This post is the second in my series on getting into occupational therapy graduate school. Part I can be found here.
One of the most crucial parts of any academic or employment application is the letter of recommendation you receive from your previous instructor, supervisor or employer.
Aside from not having a compelling essay or competitive grades, having a poor letter of recommendation is one of the worst things that can happen to your OT school application. Schools are meeting you as almost a complete stranger, with only the word of others to go on – and if those words are telling them to run away, they’d be crazy not to! In this post, I’m going to include some tips for how to choose a recommender, request a recommendation and manage recommendations across multiple graduate school applications.
Choosing a Recommender
A common question I see on forums like the OTD discussion forum on studentdoctor.com is “Who should I get to write my recommendation?” There’s really no completely right or wrong answer to this question, but you should take into consideration several things as you prepare to ask for a recommendation:
- Length of relationship. I would suggest that you ask for recommendations from people you have worked with for one month or longer. Any shorter than this, and you risk not having enough of a relationship for the writer to give you a strong recommendation.
- Dynamic of relationship. Of course it might look great for you to have a recommendation from the hospital’s Occupational Therapy or Rehab Department director or your school’s “Health Sciences” program director but if this person doesn’t know you very well your recommendation probably won’t be very good. Only ask a person who knows you and who you know well.
- Recommender’s relationship with the program. If you can get a recommendation from a program alum, that’s amazing! Of course, make sure it’s a positive, insightful recommendation, but having somebody who successfully attended the program you are interested in applying to vouching for you can definitely be a boost. An alum’s recommendation isn’t everything, but it may help you get your foot in the door.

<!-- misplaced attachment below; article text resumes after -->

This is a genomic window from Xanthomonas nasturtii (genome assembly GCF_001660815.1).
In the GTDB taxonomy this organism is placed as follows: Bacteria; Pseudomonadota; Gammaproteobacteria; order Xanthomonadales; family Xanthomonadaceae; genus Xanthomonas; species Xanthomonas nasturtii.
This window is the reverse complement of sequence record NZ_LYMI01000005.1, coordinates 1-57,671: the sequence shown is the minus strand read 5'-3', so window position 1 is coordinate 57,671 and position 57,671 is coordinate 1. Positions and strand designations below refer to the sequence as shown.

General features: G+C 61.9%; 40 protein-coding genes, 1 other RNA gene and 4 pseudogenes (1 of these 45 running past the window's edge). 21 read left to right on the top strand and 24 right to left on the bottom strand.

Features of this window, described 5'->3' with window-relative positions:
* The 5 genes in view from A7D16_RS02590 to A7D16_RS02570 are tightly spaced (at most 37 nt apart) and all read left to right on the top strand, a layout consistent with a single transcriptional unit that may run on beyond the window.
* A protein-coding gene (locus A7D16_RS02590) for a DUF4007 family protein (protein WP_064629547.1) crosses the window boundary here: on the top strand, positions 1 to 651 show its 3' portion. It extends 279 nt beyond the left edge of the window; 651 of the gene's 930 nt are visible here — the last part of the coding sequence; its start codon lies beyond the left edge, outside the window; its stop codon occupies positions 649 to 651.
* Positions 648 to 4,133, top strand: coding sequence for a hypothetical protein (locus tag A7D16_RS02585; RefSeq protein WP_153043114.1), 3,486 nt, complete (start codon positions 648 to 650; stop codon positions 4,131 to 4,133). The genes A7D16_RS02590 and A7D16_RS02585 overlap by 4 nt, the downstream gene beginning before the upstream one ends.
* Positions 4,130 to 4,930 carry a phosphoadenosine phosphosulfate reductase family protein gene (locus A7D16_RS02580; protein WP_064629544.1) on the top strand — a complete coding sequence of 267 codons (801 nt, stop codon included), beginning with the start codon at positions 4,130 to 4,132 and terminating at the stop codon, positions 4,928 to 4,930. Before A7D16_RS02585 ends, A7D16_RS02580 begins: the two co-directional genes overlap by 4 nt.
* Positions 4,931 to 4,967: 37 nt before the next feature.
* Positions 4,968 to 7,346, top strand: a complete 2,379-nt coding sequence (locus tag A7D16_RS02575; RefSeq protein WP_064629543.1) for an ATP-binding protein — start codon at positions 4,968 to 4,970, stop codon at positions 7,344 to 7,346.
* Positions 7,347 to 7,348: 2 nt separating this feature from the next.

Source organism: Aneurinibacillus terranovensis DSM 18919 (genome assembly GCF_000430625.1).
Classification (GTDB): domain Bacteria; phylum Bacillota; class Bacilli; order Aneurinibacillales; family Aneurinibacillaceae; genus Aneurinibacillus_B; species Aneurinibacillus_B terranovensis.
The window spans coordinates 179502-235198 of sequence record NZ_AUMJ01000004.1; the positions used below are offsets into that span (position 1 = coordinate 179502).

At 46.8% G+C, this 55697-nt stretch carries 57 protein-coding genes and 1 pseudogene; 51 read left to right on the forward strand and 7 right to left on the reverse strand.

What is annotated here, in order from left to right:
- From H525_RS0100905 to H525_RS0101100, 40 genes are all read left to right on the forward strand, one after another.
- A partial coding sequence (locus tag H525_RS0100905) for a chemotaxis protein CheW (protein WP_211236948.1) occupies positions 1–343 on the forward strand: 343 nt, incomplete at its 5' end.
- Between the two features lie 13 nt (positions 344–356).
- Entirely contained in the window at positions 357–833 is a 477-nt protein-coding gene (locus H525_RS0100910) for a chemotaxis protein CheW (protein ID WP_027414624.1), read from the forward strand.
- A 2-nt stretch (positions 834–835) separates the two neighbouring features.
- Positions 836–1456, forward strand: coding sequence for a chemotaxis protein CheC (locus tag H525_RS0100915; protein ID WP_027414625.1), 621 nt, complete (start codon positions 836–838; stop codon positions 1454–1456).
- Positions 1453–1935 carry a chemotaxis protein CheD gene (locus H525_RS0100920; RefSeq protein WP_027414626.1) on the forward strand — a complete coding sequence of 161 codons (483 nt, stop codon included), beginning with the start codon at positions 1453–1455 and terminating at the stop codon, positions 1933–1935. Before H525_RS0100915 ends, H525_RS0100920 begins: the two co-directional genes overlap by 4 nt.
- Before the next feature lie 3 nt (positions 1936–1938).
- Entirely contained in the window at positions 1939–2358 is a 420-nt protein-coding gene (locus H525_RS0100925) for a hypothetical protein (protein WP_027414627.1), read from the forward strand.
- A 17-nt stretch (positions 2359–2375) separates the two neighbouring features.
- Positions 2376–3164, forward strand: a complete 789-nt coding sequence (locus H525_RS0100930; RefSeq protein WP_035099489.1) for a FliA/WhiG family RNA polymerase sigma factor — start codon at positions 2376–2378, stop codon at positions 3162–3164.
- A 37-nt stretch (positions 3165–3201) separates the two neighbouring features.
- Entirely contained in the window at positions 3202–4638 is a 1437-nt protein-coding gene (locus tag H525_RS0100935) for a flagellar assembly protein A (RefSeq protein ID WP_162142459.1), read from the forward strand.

- Make sure the person you ask is a person they want a recommendation from. Read applications and websites very carefully to make sure that you have the right combination of recommenders. For example, some schools require that two recommenders be OT’s, and leave the third person to your discretion. However, others are less picky and simply give basic guidelines for how you should choose your recommender. Make sure you know – and keep organized – which schools want recommendations from which people!
- Go for quality over quantity. Although some applications allow you to upload four or five recommendations, don’t abuse this option! Having three well-written, positive recommendations from people you know well is better than having two great ones, one from a professor you had two years ago and two from church leaders who don’t know you from Adam. Of course, feel free to submit as many recommendations as you feel would be helpful to your application, but just know that having three or four glowing recommendations is about all you will need!
No matter who you choose to write your recommendation, make sure this person knows you and can speak to the amazing qualities that would make you a great graduate student and OT practitioner! Remember, a big name won’t make up for a bad recommendation.
- Get your stuff together BEFORE asking. Put yourself in your potential recommenders’ shoes – Would you want to keep getting biweekly emails begging for another recommendation for a new school with new requirements for an entire semester? Probably not. To avoid this – and increase your chances of getting a quality recommendation – you should do your research on the schools you are applying to and make a list of their recommendation requirements EARLY and THOROUGHLY to streamline the process for your recommender.